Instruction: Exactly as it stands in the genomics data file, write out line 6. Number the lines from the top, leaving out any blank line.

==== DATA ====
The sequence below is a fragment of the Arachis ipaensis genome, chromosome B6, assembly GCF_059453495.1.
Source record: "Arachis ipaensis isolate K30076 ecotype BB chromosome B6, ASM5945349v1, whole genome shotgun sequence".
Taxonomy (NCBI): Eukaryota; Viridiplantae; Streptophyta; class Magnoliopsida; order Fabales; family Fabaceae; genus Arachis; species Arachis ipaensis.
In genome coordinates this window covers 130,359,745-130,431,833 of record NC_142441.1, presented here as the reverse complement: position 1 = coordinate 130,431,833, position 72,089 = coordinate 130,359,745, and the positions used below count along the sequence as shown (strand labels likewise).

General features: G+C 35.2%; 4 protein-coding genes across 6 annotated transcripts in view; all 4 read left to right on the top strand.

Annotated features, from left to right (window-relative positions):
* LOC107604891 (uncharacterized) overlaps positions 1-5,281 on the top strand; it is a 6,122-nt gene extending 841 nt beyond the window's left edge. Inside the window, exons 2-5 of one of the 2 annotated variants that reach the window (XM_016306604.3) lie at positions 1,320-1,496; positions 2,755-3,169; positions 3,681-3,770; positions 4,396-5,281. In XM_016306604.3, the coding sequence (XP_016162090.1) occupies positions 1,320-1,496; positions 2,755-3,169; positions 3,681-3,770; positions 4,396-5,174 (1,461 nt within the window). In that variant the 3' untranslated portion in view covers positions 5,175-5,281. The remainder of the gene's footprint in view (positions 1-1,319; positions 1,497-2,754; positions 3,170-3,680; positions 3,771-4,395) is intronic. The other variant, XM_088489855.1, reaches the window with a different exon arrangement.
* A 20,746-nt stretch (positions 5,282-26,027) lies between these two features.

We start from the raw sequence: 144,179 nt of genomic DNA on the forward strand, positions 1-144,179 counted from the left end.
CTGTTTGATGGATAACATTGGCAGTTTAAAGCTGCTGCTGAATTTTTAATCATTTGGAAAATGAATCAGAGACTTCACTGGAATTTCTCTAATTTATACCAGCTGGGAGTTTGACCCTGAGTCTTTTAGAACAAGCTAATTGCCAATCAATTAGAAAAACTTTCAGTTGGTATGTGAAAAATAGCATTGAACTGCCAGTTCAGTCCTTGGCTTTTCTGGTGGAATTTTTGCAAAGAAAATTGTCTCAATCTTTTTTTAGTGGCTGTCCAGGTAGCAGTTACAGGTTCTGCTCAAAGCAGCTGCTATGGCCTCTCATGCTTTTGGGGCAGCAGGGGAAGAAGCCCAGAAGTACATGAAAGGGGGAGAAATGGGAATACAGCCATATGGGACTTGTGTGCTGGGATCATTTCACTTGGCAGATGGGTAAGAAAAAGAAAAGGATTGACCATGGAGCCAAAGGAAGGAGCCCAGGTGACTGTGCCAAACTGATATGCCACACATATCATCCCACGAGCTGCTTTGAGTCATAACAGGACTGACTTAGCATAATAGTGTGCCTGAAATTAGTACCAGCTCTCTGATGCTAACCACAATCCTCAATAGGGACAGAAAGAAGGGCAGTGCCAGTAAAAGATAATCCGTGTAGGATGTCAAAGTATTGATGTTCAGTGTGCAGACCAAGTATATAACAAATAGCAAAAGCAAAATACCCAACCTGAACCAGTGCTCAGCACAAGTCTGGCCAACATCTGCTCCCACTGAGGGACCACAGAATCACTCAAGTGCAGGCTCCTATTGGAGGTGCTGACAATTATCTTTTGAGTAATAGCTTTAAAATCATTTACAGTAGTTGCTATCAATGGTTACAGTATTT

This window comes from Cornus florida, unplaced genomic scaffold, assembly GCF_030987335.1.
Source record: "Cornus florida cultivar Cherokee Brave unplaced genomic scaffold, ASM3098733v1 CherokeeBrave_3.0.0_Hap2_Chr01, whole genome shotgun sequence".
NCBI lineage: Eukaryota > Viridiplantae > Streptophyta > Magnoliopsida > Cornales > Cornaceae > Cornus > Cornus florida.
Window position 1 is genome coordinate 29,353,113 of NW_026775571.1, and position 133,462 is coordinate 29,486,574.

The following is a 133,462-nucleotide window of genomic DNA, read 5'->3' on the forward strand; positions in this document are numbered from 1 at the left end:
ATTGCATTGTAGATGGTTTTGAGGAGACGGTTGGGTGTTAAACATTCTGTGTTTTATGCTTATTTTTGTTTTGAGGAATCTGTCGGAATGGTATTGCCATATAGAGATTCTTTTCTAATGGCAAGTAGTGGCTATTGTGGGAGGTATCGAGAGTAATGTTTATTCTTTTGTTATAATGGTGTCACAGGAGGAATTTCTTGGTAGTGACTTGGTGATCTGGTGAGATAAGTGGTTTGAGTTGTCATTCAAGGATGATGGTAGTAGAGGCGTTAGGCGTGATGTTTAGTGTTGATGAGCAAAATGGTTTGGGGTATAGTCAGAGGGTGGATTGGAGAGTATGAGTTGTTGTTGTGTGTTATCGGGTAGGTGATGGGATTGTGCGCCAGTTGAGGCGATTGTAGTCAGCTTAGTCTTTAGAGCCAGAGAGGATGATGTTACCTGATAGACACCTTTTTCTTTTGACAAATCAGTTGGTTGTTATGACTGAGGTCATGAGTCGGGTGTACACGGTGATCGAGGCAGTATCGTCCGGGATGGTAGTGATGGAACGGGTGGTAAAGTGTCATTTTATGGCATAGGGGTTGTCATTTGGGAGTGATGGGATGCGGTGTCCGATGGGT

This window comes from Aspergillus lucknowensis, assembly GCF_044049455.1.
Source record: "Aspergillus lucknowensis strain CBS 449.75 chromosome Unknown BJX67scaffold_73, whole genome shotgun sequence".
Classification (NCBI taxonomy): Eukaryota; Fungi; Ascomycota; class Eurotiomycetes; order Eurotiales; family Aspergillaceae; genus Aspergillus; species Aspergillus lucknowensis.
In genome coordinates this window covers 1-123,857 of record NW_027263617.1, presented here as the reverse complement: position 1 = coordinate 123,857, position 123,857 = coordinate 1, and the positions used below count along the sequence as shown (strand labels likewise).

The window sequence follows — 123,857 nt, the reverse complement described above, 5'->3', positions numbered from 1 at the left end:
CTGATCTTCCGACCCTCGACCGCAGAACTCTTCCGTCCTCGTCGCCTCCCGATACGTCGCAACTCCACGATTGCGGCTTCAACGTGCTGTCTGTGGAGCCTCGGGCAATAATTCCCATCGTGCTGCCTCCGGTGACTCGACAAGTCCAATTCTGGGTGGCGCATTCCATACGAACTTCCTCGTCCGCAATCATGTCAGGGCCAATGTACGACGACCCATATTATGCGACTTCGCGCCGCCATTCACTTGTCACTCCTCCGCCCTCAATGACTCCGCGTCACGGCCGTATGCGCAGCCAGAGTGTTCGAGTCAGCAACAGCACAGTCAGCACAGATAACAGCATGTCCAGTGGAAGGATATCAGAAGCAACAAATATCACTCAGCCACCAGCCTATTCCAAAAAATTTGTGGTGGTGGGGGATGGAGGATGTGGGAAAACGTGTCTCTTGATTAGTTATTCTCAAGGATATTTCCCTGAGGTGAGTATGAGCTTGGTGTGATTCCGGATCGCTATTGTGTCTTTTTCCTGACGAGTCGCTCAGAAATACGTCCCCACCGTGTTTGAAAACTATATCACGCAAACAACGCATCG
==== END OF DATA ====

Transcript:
Annotated features, from left to right (window-relative positions):